Vaccination clinics continuing IMS throughout May 

The Indiana State Department of Health and Indianapolis Motor Speedway will make it possible for people to get vaccinated against COVID-19 throughout the month of May.

People who then get vaccinated at the track will get a free T-shirt to commemorate the occasion.

Vaccinations will be available in the IndyCar parking lot at 4551 West 16th St., Indianapolis, across from Gate 2, on the following schedule:

  • May 10, 17 and 24: Johnson & Johnson and Pfizer vaccines from 9 a.m. to 7 p.m.
  • May 11-16: Second dose Moderna vaccines for anyone who received their first dose at IMS last month. The Pfizer vaccine will also be available these days for anyone seeking a first dose.
  • May 21: Second dose of Pfizer vaccine for individuals who attended family day on April 30.

RELATED: ISDH and IMS team up for vaccination clinics at the track throughout May

India cases hit new record as calls grow for strict lockdown

With coronavirus cases surging to record levels, Indian Prime Minister Narendra Modi is facing growing pressure to impose a harsh nationwide lockdown amid a debate whether restrictions imposed by individual states are enough.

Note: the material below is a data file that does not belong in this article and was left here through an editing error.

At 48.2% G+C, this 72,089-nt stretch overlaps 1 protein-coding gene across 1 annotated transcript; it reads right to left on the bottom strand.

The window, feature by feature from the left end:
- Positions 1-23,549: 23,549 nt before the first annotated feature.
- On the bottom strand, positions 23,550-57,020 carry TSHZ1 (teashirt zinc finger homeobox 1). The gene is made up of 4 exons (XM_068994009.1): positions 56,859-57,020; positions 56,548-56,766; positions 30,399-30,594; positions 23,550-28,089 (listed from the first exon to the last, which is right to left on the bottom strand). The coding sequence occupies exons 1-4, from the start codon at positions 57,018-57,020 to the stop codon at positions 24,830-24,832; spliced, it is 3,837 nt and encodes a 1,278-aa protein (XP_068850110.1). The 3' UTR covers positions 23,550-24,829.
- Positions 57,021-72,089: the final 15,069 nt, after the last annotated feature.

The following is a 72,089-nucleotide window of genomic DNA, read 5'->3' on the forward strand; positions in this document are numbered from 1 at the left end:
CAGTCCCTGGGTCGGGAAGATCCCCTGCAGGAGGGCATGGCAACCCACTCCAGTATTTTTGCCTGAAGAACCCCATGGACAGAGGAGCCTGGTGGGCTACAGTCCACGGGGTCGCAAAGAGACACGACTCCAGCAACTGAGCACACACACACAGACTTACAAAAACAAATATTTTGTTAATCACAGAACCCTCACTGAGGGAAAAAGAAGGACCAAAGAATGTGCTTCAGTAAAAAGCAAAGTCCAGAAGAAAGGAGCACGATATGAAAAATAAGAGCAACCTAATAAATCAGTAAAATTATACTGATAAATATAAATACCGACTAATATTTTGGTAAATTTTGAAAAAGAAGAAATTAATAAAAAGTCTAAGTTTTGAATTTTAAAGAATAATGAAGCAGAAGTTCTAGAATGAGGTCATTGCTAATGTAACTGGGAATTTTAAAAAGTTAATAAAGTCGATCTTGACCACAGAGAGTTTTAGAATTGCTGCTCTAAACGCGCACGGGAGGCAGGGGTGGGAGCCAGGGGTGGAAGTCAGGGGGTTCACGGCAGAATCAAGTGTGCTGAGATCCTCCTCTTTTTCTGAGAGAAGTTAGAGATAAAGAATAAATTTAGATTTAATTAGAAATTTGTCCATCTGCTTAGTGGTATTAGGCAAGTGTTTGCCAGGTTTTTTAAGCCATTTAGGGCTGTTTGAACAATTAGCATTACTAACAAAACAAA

Many medical experts, opposition leaders and some of the Supreme Court judges have suggested the lockdown seems to be the only option with the virus raging in cities and towns. 

Hospitals are forced to turn patients away while relatives scramble to find oxygen. Crematoriums and burial grounds are struggling to handle the dead. 

On Friday, India recorded a new record of 414,188 confirmed cases in the past 24 hours, Its tally has risen to more than 21.4 million since the pandemic began with faint hopes of the curve going down quickly.

Latest US, world numbers

There have been more than 32.6 million confirmed cases of COVID-19 in the United States as of 4:30 a.m. ET Friday, according to Johns Hopkins University. There have been more than 580,000 deaths in the U.S.

Worldwide, there have been more than 156.1 million confirmed cases with more than 3.2 million deaths and 92.3 million recoveries.

RELATED: See where confirmed Indiana coronavirus cases are with this interactive map

RELATED: VERIFY: Are Indiana’s new COVID-19 case numbers inflated with multiple positive tests for the same person?

The actual number of people infected by the virus around the world is believed to be much higher — perhaps 10 times higher in the U.S., according to the Centers for Disease Control and Prevention — given testing limitations and the many mild cases that have gone unreported or unrecognized.

For most people, the coronavirus causes mild or moderate symptoms. For some, especially older adults and people with existing health problems, it can cause more severe illness like pneumonia, or death.